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Checking which package a file belongs to with IPS Comments Off on Checking which package a file belongs to with IPS

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I’d previously written up a brief note on how to use pgchk to check which package a file belongs to in Solaris. With IPS replacing SYSV packages in Solaris 11 and OpenIndiana, I thought I’d add an update to that post, showing how to accomplish the same thing in IPS.

IPS makes things a lot simpler for us, using the ‘search’ option to pkg.

Let’s check it out on an OpenIndiana oi_147 machine:

-bash-4.0$ uname -X    
System = SunOS
Node = grond
Release = 5.11
KernelID = oi_147
Machine = i86pc
BusType = 
Serial = 
Users = 
OEM# = 0
Origin# = 1
NumCPU = 4

The format of the search option is simple – just give it the full path to the file you’re interested in. In this example, I want to see which IPS package contains /usr/bin/ssh:

-bash-4.0$ pkg search /usr/bin/ssh
INDEX      ACTION VALUE       PACKAGE
path       file   usr/bin/ssh pkg:[email protected]

Nice and simple, and certainly a lot easier than the old method of invoking pgchk.

pkg search will take a number of extra options:

-bash-4.0$ pkg search -? 
Usage:
        pkg search [-HIaflpr] [-o attribute ...] [-s repo_uri] query

pkg search will also allow wildcards, like ? and *, as well as specifying a particular IPS repo, with the -s option – which is very handy when you have a custom repo for your infrastructure.

Oracle screw over Solaris experts with new certification rules 2 comments

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I can cut Oracle a lot of slack – they’re a big, slow organisation, and having swallowed Sun there are sure to be some bouts of indigestion, in between a few burps as the more troublesome bits get expelled.

But the latest update on how certifications are granted is ridiculous. Read the note on Oracle’s Education website:

Important Changes to Java, and Oracle Solaris Certifications

Beginning August 1, 2011, Java Architect, Java Developer, Solaris System Administrator and Solaris Security Administrator certification path requirements will include a new mandatory course attendance requirement.

The summary is – even if you pass the certification exams, you cannot be certified unless you attend a relevant hands-on course.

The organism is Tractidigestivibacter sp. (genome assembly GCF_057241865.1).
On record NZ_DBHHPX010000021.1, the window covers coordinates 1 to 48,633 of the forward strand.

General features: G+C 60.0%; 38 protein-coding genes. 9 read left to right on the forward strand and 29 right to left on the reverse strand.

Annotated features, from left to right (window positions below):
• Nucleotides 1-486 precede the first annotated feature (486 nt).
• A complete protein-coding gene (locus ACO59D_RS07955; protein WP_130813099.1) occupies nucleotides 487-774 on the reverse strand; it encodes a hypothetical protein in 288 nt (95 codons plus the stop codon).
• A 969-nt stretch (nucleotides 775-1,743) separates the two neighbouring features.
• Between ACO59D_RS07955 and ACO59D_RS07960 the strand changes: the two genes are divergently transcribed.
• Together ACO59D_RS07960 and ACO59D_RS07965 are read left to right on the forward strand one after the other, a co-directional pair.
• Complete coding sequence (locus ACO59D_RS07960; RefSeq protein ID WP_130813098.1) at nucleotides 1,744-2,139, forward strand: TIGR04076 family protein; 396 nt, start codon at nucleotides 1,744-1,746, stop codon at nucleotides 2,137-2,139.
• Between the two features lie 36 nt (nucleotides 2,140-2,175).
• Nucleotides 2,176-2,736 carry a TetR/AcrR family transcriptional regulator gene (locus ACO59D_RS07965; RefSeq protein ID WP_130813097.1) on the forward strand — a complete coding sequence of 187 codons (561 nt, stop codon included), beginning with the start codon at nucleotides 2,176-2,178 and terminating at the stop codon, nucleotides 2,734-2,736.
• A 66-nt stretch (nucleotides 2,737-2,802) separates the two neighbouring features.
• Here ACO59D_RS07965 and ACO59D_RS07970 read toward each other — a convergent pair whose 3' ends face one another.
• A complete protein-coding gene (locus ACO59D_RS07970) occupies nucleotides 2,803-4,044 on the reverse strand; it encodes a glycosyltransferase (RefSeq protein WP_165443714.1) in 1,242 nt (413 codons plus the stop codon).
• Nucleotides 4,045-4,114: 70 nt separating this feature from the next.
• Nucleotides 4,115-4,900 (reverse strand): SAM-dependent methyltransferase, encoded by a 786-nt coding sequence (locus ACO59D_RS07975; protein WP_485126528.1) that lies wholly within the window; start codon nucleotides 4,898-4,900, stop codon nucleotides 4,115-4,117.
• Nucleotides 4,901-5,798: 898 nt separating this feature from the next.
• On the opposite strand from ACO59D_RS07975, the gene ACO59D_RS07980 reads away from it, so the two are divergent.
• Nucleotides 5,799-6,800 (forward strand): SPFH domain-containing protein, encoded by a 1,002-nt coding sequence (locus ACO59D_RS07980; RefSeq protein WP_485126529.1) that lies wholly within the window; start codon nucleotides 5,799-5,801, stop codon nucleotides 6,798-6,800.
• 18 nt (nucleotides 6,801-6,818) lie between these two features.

Your experiences may vary, but personally I have always found vendor-run training courses to be useless. They are not teaching you skills you need – they are teaching you how to do things the way the vendor wants you to. Training courses are not always the best way to learn things, and on every single one I’ve been on, there’s been someone who hasn’t bothered with the course pre-requisites – and so the training slows down to the pace of someone who is a total beginner. That is not the way to learn.

Perfect case in point – Sun used to say that to add a user, you’d fire up the admintool GUI. This even came up in the certification exam, and if you said anything other than ‘use admintool’, you’d fail that question.

Meanwhile, in the real world, people were editing passwd and shadow, running useradd, or hacking away at NIS and LDAP. No-one used NIS+ – so naturally, that too featured in the certification exams and the courses.

Vendors want to teach you how to use their specific tools to increase sales and penetration. Fine. But that isn’t teaching you the useable, transferrable skills you need to be a really good sysadmin.

By forcing course attendance, Oracle are making it clear that to be an ‘expert’ in Solaris, you have to a) have paid them lots of money for that bit of paper, and b) know how to use Oracle tools, over and above any real skill or understanding of the OS.

This is short-sighted, greedy, and stupid. It devalues the Solaris certifications by clearly showing them to be about making money for Oracle. It means that someone who invests heavily in Solaris and UNIX skills will be valued less by HR (and less technical managers) than someone who has paid Oracle a bucket load of cash.

It also unfairly penalises small businesses and consultancies. If you’ve got a few UNIX guys, why not pay for some books, let them self study, and then fork out £300 or so for a few exams? That’s a world away from having them out the office for 5 days, and paying upwards of £3000, for a course that is unlikely to give them any new knowledge.

This is wrong. This is ill-considered, and turns a useful way of showcasing your Solaris skills into a valueless exercise in fattening Mad Larry’s wallet.

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